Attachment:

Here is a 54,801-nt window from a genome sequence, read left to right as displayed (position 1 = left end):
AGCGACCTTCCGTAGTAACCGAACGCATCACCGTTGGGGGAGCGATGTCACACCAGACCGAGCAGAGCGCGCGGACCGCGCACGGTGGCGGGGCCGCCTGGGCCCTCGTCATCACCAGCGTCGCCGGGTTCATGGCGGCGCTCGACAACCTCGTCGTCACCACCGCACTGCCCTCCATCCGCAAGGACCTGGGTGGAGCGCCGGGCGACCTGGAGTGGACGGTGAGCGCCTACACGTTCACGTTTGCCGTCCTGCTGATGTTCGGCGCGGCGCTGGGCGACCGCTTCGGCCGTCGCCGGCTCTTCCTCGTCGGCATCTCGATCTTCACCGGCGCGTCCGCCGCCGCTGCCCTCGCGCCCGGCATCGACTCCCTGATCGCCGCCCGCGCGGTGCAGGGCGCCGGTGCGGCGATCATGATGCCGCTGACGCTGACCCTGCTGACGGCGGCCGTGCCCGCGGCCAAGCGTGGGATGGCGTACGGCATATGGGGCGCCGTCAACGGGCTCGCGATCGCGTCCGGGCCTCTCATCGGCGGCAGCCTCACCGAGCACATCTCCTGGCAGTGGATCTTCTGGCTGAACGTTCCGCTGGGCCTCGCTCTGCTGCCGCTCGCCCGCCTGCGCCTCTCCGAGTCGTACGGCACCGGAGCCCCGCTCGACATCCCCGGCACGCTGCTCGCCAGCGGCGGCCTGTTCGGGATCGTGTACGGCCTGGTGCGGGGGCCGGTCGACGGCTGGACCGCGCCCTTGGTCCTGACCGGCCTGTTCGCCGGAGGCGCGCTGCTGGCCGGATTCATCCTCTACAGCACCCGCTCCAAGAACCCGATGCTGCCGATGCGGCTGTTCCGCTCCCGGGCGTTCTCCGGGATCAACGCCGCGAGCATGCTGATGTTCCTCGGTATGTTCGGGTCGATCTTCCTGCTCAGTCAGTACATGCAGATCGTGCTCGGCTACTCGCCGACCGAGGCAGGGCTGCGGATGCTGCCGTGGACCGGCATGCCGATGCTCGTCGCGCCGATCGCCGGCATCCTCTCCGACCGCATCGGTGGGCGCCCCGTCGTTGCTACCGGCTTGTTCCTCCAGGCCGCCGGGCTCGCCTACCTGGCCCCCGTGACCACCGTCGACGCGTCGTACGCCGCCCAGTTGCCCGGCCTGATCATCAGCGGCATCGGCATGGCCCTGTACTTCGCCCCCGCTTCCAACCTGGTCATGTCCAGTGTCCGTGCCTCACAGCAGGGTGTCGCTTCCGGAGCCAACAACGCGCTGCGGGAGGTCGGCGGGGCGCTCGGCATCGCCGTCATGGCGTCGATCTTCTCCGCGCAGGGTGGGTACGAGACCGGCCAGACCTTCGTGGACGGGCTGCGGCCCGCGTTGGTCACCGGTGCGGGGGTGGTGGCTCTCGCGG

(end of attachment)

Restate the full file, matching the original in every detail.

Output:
Here is a 54,801-nt window from a genome sequence, read left to right as displayed (position 1 = left end):
AGCGACCTTCCGTAGTAACCGAACGCATCACCGTTGGGGGAGCGATGTCACACCAGACCGAGCAGAGCGCGCGGACCGCGCACGGTGGCGGGGCCGCCTGGGCCCTCGTCATCACCAGCGTCGCCGGGTTCATGGCGGCGCTCGACAACCTCGTCGTCACCACCGCACTGCCCTCCATCCGCAAGGACCTGGGTGGAGCGCCGGGCGACCTGGAGTGGACGGTGAGCGCCTACACGTTCACGTTTGCCGTCCTGCTGATGTTCGGCGCGGCGCTGGGCGACCGCTTCGGCCGTCGCCGGCTCTTCCTCGTCGGCATCTCGATCTTCACCGGCGCGTCCGCCGCCGCTGCCCTCGCGCCCGGCATCGACTCCCTGATCGCCGCCCGCGCGGTGCAGGGCGCCGGTGCGGCGATCATGATGCCGCTGACGCTGACCCTGCTGACGGCGGCCGTGCCCGCGGCCAAGCGTGGGATGGCGTACGGCATATGGGGCGCCGTCAACGGGCTCGCGATCGCGTCCGGGCCTCTCATCGGCGGCAGCCTCACCGAGCACATCTCCTGGCAGTGGATCTTCTGGCTGAACGTTCCGCTGGGCCTCGCTCTGCTGCCGCTCGCCCGCCTGCGCCTCTCCGAGTCGTACGGCACCGGAGCCCCGCTCGACATCCCCGGCACGCTGCTCGCCAGCGGCGGCCTGTTCGGGATCGTGTACGGCCTGGTGCGGGGGCCGGTCGACGGCTGGACCGCGCCCTTGGTCCTGACCGGCCTGTTCGCCGGAGGCGCGCTGCTGGCCGGATTCATCCTCTACAGCACCCGCTCCAAGAACCCGATGCTGCCGATGCGGCTGTTCCGCTCCCGGGCGTTCTCCGGGATCAACGCCGCGAGCATGCTGATGTTCCTCGGTATGTTCGGGTCGATCTTCCTGCTCAGTCAGTACATGCAGATCGTGCTCGGCTACTCGCCGACCGAGGCAGGGCTGCGGATGCTGCCGTGGACCGGCATGCCGATGCTCGTCGCGCCGATCGCCGGCATCCTCTCCGACCGCATCGGTGGGCGCCCCGTCGTTGCTACCGGCTTGTTCCTCCAGGCCGCCGGGCTCGCCTACCTGGCCCCCGTGACCACCGTCGACGCGTCGTACGCCGCCCAGTTGCCCGGCCTGATCATCAGCGGCATCGGCATGGCCCTGTACTTCGCCCCCGCTTCCAACCTGGTCATGTCCAGTGTCCGTGCCTCACAGCAGGGTGTCGCTTCCGGAGCCAACAACGCGCTGCGGGAGGTCGGCGGGGCGCTCGGCATCGCCGTCATGGCGTCGATCTTCTCCGCGCAGGGTGGGTACGAGACCGGCCAGACCTTCGTGGACGGGCTGCGGCCCGCGTTGGTCACCGGTGCGGGGGTGGTGGCTCTCGCGG